Since January, People Teams has been discipling teens from many nations through weekly small group gatherings with Bible studies led by 8 adult mentors (mostly college students). Some of the gatherings involve basketball or soccer at Milestone gym; others just hanging out. Many of these teens attend a church in their own language, but some have no church. The kids appreciate this opportunity to get out of the house and have something to do. I’d like to say that they equally enjoy interacting with students of other ethnic backgrounds, but getting out of the comfort of their own people group seems to be a universal challenge that is slow to overcome.

Once a month, all of the groups gather with a youth group from one of our Association’s churches (usually Crossroads in Grain Valley, FBC Oak Grove, or Cedar Creek in Lee’s Summit) for games, worship, Bible study, and food. Various languages and cultures present challenges, but experiencing the global body of Christ is healthy for all involved. It’s especially good for the new Americans to see that there are American teens who love Jesus and are serious about following him. The teens from the Association’s churches do an incredible job of coming to serve; without them, these events would not be possible. I’m hoping that these teens are stretched to see that missions is not just about what I do for someone but it’s about being with them and learning to follow Jesus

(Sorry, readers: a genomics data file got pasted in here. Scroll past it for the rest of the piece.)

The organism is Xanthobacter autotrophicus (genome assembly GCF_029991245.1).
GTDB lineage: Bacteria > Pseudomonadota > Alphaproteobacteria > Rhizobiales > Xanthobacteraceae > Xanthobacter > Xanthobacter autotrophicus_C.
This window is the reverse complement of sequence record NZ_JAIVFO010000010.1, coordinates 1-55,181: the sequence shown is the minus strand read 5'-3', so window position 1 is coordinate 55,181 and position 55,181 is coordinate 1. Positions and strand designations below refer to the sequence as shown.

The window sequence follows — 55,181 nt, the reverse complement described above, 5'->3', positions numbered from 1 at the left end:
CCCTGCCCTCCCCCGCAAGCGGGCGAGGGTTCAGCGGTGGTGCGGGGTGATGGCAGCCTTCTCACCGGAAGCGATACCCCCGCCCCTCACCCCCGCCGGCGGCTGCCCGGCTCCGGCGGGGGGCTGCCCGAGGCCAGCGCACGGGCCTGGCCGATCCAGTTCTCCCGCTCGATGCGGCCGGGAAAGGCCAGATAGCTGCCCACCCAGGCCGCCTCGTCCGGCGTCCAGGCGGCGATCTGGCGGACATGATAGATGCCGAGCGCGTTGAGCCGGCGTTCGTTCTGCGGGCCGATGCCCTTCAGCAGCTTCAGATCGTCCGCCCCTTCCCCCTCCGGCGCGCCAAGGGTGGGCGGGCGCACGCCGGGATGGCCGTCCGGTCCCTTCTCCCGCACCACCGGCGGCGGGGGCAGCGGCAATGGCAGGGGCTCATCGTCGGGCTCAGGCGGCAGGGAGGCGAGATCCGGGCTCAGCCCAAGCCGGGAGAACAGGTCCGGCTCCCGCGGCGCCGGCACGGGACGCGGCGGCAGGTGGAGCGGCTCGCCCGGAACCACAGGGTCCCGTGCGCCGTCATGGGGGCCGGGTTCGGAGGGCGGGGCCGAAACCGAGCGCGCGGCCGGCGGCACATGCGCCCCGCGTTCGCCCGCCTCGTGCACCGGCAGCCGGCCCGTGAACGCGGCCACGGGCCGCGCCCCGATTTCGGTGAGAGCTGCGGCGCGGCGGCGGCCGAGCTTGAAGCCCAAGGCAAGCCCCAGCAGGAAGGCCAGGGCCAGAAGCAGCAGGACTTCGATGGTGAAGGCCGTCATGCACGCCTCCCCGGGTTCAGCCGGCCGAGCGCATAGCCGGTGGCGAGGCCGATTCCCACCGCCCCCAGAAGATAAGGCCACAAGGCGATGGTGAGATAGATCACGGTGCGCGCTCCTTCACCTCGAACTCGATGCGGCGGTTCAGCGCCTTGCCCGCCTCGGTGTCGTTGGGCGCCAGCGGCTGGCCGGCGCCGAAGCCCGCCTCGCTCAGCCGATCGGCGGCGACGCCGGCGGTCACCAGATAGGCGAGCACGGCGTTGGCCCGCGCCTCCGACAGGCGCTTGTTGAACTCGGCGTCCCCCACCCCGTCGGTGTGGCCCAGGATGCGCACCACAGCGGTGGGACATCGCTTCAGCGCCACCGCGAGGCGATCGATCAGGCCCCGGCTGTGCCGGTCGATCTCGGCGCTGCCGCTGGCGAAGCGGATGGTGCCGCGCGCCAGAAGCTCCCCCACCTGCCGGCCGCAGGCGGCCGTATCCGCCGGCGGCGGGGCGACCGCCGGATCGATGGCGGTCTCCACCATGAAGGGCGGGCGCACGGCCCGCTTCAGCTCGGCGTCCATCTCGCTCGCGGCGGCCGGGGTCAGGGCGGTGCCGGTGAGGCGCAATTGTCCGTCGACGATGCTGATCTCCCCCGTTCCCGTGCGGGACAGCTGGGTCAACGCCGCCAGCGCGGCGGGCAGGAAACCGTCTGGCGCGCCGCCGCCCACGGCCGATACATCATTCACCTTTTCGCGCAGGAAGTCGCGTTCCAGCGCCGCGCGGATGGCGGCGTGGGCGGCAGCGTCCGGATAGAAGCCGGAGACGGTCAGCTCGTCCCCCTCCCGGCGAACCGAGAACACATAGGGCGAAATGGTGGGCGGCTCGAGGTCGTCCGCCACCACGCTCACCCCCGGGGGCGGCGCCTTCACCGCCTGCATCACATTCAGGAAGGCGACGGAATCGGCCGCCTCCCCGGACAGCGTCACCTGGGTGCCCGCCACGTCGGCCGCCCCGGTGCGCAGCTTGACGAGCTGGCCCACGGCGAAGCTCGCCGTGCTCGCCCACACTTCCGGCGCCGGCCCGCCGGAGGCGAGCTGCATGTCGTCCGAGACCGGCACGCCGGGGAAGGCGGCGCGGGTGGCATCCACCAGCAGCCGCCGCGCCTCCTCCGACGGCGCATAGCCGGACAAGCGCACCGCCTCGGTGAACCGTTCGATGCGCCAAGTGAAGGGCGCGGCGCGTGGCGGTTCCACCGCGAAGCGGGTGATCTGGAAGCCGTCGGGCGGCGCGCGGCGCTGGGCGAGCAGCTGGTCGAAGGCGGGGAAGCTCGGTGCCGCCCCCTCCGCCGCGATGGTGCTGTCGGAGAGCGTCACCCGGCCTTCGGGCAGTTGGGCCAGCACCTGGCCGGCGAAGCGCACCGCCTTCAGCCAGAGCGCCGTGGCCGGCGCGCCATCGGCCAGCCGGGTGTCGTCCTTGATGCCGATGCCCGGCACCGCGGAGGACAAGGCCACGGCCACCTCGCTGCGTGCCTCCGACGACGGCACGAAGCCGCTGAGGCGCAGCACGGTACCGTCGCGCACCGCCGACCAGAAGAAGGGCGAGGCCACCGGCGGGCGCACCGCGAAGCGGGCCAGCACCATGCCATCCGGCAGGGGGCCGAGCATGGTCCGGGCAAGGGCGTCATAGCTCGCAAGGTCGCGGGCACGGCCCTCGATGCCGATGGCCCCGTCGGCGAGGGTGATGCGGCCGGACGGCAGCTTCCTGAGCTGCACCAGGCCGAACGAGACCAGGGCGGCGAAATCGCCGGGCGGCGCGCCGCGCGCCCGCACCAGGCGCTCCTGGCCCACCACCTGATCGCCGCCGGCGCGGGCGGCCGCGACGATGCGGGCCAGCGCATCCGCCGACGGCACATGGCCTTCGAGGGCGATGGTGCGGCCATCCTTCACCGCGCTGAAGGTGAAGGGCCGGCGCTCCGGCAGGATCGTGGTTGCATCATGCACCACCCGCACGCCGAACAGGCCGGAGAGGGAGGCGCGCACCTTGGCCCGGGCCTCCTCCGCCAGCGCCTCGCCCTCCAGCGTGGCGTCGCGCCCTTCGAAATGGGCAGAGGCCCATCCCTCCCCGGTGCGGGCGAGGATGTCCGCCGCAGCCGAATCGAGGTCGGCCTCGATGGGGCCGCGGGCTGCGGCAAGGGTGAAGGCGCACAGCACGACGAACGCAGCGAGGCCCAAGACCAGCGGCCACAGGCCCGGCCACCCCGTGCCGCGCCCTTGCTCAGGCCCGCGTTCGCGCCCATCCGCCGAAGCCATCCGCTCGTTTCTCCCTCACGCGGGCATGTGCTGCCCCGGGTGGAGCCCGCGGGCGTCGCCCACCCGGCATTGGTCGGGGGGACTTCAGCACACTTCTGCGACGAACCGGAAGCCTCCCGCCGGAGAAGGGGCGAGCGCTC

alongside them. It’s about serving and allowing others to serve you, leading and raising up others to lead, contributing but finding God-given ways for them to contribute. If we model following Jesus and then get out of the way, we will be making disciples. This is a lesson that God is teaching me, and I’d like to pass it on to the next generation of missionaries in our youth groups.

The results that I’m most encouraged about are:
-lost teens from many backgrounds are seeing God’s plan of salvation unfold story by story.
-the college mentors are experiencing the joys of using their gifts to make disciples and seeing the patience and sacrifice required to consistently be in someone’s life as a mentor.

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-some of the teens are growing in their ability to lead a Bible study in their own language. Last week, an 8th grader from Haiti shared the story of the Prodigal Son with three neighborhood kids who just happened to be there while a Congolese high schooler translated the discussion questions in Swahili for three other Congolese boys listening in.
-Some of the Sudanese girls are learning and being challenged to share their faith. They use their musical gifts in worship, and they can re-tell any Bible story that they hear almost word-for-word. They’re really special.

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